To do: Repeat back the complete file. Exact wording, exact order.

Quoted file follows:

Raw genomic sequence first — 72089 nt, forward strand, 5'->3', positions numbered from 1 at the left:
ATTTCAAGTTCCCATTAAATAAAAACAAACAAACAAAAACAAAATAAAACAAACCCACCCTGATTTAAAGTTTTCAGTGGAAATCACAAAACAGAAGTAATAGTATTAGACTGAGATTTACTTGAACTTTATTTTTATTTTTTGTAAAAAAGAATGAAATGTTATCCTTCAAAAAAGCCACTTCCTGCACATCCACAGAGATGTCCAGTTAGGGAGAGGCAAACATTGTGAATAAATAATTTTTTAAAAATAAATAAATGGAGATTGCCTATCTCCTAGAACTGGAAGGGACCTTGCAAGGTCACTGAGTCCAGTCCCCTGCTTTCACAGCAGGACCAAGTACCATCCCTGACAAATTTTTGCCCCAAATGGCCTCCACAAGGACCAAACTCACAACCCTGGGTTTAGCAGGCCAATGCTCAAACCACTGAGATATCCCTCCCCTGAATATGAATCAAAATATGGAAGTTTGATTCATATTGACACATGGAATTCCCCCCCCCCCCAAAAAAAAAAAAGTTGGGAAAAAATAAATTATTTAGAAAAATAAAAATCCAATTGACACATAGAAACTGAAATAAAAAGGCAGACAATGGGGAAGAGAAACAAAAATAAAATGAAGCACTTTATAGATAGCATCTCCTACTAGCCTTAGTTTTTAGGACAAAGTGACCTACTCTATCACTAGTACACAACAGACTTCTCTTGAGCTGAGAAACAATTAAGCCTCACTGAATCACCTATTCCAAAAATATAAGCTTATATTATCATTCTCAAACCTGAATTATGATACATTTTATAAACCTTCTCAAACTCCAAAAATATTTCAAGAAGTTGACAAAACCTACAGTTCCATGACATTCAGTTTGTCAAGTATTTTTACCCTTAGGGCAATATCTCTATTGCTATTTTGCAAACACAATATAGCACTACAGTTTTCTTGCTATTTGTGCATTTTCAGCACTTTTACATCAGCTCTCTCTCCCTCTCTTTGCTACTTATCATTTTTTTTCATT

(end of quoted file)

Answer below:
Raw genomic sequence first — 72089 nt, forward strand, 5'->3', positions numbered from 1 at the left:
ATTTCAAGTTCCCATTAAATAAAAACAAACAAACAAAAACAAAATAAAACAAACCCACCCTGATTTAAAGTTTTCAGTGGAAATCACAAAACAGAAGTAATAGTATTAGACTGAGATTTACTTGAACTTTATTTTTATTTTTTGTAAAAAAGAATGAAATGTTATCCTTCAAAAAAGCCACTTCCTGCACATCCACAGAGATGTCCAGTTAGGGAGAGGCAAACATTGTGAATAAATAATTTTTTAAAAATAAATAAATGGAGATTGCCTATCTCCTAGAACTGGAAGGGACCTTGCAAGGTCACTGAGTCCAGTCCCCTGCTTTCACAGCAGGACCAAGTACCATCCCTGACAAATTTTTGCCCCAAATGGCCTCCACAAGGACCAAACTCACAACCCTGGGTTTAGCAGGCCAATGCTCAAACCACTGAGATATCCCTCCCCTGAATATGAATCAAAATATGGAAGTTTGATTCATATTGACACATGGAATTCCCCCCCCCCCCAAAAAAAAAAAAGTTGGGAAAAAATAAATTATTTAGAAAAATAAAAATCCAATTGACACATAGAAACTGAAATAAAAAGGCAGACAATGGGGAAGAGAAACAAAAATAAAATGAAGCACTTTATAGATAGCATCTCCTACTAGCCTTAGTTTTTAGGACAAAGTGACCTACTCTATCACTAGTACACAACAGACTTCTCTTGAGCTGAGAAACAATTAAGCCTCACTGAATCACCTATTCCAAAAATATAAGCTTATATTATCATTCTCAAACCTGAATTATGATACATTTTATAAACCTTCTCAAACTCCAAAAATATTTCAAGAAGTTGACAAAACCTACAGTTCCATGACATTCAGTTTGTCAAGTATTTTTACCCTTAGGGCAATATCTCTATTGCTATTTTGCAAACACAATATAGCACTACAGTTTTCTTGCTATTTGTGCATTTTCAGCACTTTTACATCAGCTCTCTCTCCCTCTCTTTGCTACTTATCATTTTTTTTCATT